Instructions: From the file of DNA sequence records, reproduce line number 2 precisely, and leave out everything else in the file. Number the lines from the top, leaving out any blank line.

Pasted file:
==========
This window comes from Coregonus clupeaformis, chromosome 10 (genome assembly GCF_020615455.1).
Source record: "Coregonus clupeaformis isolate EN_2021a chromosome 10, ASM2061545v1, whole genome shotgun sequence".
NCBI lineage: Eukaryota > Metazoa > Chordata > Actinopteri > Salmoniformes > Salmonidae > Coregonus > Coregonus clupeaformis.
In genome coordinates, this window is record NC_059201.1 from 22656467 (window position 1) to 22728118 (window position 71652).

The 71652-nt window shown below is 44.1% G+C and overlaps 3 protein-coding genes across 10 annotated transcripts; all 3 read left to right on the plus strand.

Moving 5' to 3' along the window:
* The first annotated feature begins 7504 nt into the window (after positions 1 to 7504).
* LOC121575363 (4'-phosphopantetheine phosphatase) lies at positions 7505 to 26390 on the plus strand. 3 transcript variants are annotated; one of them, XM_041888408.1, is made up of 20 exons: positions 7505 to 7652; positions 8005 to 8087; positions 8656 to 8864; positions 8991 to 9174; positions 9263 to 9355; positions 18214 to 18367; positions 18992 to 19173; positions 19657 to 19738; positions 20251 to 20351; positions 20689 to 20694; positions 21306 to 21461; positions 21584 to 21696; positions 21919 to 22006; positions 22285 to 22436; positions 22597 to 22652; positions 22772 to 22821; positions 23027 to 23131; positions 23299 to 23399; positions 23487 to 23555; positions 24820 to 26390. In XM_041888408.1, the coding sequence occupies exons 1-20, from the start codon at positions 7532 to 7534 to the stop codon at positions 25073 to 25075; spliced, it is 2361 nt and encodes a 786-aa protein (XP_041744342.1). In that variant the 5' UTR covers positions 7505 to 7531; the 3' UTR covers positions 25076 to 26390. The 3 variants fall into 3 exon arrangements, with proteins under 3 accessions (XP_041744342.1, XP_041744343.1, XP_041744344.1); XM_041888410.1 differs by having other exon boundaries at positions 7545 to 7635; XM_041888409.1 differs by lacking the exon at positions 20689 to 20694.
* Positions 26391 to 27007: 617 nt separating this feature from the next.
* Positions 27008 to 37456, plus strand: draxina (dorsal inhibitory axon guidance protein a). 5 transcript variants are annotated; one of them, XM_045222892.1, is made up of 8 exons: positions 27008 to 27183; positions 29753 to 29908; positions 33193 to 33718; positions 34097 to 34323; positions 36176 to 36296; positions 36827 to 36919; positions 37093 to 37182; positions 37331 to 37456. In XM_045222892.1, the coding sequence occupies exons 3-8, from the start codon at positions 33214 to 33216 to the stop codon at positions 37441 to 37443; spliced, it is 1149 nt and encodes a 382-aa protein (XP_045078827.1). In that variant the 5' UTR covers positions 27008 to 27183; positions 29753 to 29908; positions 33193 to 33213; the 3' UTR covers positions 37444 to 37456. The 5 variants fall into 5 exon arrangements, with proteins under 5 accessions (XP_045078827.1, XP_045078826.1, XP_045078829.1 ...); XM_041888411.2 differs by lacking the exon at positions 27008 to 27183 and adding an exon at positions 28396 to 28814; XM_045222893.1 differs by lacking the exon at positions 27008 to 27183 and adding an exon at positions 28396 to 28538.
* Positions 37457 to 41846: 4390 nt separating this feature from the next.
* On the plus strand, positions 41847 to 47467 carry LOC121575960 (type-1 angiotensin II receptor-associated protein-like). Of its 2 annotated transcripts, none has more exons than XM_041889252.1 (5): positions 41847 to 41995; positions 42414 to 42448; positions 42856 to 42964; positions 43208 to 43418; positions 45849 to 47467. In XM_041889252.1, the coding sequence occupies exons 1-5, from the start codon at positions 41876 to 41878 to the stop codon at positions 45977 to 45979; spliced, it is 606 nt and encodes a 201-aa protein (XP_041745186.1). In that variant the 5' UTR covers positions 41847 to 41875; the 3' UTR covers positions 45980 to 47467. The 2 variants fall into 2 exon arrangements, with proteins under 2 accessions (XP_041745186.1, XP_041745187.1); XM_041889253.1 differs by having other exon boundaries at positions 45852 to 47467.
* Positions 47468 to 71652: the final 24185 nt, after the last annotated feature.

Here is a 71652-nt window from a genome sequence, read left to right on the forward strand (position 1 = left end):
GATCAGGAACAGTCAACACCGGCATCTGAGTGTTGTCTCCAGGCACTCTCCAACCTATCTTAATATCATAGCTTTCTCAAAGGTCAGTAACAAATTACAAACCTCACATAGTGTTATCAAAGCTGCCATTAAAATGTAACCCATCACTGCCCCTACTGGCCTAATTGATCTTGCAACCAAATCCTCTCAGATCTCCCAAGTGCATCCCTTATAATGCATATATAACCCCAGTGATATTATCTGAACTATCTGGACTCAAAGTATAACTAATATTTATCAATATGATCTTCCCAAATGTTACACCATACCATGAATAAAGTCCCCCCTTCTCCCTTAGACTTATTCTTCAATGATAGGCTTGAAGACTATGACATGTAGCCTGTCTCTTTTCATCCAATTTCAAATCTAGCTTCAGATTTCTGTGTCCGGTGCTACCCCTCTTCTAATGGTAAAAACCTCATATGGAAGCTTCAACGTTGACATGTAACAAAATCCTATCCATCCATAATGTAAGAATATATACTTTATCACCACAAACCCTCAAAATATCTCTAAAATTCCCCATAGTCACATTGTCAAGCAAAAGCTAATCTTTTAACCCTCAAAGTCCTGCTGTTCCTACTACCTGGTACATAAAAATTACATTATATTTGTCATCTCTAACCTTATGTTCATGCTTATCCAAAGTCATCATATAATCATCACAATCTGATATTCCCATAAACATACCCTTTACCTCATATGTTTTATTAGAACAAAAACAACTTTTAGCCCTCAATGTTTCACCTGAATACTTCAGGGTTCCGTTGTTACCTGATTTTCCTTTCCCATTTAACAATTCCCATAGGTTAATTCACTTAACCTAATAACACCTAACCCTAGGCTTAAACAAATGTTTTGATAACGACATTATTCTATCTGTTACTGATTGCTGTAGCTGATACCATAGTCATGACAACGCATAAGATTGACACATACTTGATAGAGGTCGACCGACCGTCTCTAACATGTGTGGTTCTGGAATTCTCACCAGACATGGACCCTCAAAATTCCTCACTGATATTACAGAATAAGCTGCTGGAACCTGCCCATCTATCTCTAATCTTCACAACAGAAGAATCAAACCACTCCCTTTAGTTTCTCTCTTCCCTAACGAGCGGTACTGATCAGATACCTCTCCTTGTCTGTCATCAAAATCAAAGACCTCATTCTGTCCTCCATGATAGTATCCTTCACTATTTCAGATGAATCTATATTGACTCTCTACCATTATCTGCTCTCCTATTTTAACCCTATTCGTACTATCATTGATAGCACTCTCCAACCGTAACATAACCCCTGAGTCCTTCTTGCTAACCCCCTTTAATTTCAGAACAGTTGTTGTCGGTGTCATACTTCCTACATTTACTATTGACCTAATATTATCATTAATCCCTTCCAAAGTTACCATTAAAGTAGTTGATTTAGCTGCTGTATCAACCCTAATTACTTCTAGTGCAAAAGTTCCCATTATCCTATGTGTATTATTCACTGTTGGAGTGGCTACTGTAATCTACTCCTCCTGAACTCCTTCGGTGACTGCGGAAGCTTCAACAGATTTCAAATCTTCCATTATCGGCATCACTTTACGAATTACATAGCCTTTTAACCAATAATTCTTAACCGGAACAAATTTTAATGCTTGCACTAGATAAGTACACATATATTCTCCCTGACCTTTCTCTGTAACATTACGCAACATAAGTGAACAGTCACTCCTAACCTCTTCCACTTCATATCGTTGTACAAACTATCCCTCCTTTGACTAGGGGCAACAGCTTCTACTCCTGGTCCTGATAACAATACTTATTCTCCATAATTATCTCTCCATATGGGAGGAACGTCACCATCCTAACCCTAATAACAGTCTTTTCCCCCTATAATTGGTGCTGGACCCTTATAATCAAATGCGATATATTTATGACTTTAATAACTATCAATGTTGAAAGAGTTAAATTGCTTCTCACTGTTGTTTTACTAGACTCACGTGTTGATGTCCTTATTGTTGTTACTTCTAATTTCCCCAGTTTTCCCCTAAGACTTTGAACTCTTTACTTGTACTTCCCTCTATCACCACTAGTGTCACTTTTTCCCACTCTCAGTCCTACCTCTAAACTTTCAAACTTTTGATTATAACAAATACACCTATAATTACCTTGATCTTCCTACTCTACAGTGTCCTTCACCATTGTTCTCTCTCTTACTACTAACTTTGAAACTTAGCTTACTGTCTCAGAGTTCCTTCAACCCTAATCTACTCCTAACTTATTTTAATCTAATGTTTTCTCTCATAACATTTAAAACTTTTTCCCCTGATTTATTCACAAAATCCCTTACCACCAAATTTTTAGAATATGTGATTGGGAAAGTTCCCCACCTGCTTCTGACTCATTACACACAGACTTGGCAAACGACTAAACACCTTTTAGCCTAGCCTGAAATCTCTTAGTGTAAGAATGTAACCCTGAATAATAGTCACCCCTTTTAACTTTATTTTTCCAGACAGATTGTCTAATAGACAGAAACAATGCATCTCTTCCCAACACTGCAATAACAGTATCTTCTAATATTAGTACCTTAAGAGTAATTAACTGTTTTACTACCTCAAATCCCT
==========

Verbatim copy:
Source record: "Coregonus clupeaformis isolate EN_2021a chromosome 10, ASM2061545v1, whole genome shotgun sequence".